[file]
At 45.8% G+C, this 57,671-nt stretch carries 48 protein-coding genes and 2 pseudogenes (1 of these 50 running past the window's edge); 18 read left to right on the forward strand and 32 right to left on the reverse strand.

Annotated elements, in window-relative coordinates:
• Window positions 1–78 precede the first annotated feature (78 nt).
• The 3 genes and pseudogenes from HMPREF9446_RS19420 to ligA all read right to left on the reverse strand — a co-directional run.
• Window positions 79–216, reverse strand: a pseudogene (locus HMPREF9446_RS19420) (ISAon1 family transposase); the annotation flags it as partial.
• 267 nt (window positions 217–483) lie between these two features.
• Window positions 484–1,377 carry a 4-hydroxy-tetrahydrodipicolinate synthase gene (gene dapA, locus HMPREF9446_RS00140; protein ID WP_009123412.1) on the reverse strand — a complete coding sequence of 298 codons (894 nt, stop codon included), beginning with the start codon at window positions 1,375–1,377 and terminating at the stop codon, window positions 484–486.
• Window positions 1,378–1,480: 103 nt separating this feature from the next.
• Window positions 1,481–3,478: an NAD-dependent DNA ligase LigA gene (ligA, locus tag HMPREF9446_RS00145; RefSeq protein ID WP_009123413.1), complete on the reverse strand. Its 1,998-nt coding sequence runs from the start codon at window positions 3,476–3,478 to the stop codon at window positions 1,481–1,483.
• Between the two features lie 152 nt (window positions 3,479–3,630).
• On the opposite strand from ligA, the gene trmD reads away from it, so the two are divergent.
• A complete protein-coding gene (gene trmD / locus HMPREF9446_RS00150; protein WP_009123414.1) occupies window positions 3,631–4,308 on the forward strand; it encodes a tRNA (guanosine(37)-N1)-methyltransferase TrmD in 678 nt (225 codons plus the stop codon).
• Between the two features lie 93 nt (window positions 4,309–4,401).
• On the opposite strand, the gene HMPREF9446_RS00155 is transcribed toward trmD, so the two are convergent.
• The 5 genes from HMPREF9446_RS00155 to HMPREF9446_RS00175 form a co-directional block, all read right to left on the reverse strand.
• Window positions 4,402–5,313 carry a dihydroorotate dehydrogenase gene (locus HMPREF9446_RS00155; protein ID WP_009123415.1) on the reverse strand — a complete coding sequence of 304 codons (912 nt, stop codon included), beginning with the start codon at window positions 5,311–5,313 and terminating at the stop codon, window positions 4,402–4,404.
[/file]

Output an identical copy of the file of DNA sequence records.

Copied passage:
At 45.8% G+C, this 57,671-nt stretch carries 48 protein-coding genes and 2 pseudogenes (1 of these 50 running past the window's edge); 18 read left to right on the forward strand and 32 right to left on the reverse strand.

Annotated elements, in window-relative coordinates:
• Window positions 1–78 precede the first annotated feature (78 nt).
• The 3 genes and pseudogenes from HMPREF9446_RS19420 to ligA all read right to left on the reverse strand — a co-directional run.
• Window positions 79–216, reverse strand: a pseudogene (locus HMPREF9446_RS19420) (ISAon1 family transposase); the annotation flags it as partial.
• 267 nt (window positions 217–483) lie between these two features.
• Window positions 484–1,377 carry a 4-hydroxy-tetrahydrodipicolinate synthase gene (gene dapA, locus HMPREF9446_RS00140; protein ID WP_009123412.1) on the reverse strand — a complete coding sequence of 298 codons (894 nt, stop codon included), beginning with the start codon at window positions 1,375–1,377 and terminating at the stop codon, window positions 484–486.
• Window positions 1,378–1,480: 103 nt separating this feature from the next.
• Window positions 1,481–3,478: an NAD-dependent DNA ligase LigA gene (ligA, locus tag HMPREF9446_RS00145; RefSeq protein ID WP_009123413.1), complete on the reverse strand. Its 1,998-nt coding sequence runs from the start codon at window positions 3,476–3,478 to the stop codon at window positions 1,481–1,483.
• Between the two features lie 152 nt (window positions 3,479–3,630).
• On the opposite strand from ligA, the gene trmD reads away from it, so the two are divergent.
• A complete protein-coding gene (gene trmD / locus HMPREF9446_RS00150; protein WP_009123414.1) occupies window positions 3,631–4,308 on the forward strand; it encodes a tRNA (guanosine(37)-N1)-methyltransferase TrmD in 678 nt (225 codons plus the stop codon).
• Between the two features lie 93 nt (window positions 4,309–4,401).
• On the opposite strand, the gene HMPREF9446_RS00155 is transcribed toward trmD, so the two are convergent.
• The 5 genes from HMPREF9446_RS00155 to HMPREF9446_RS00175 form a co-directional block, all read right to left on the reverse strand.
• Window positions 4,402–5,313 carry a dihydroorotate dehydrogenase gene (locus HMPREF9446_RS00155; protein ID WP_009123415.1) on the reverse strand — a complete coding sequence of 304 codons (912 nt, stop codon included), beginning with the start codon at window positions 5,311–5,313 and terminating at the stop codon, window positions 4,402–4,404.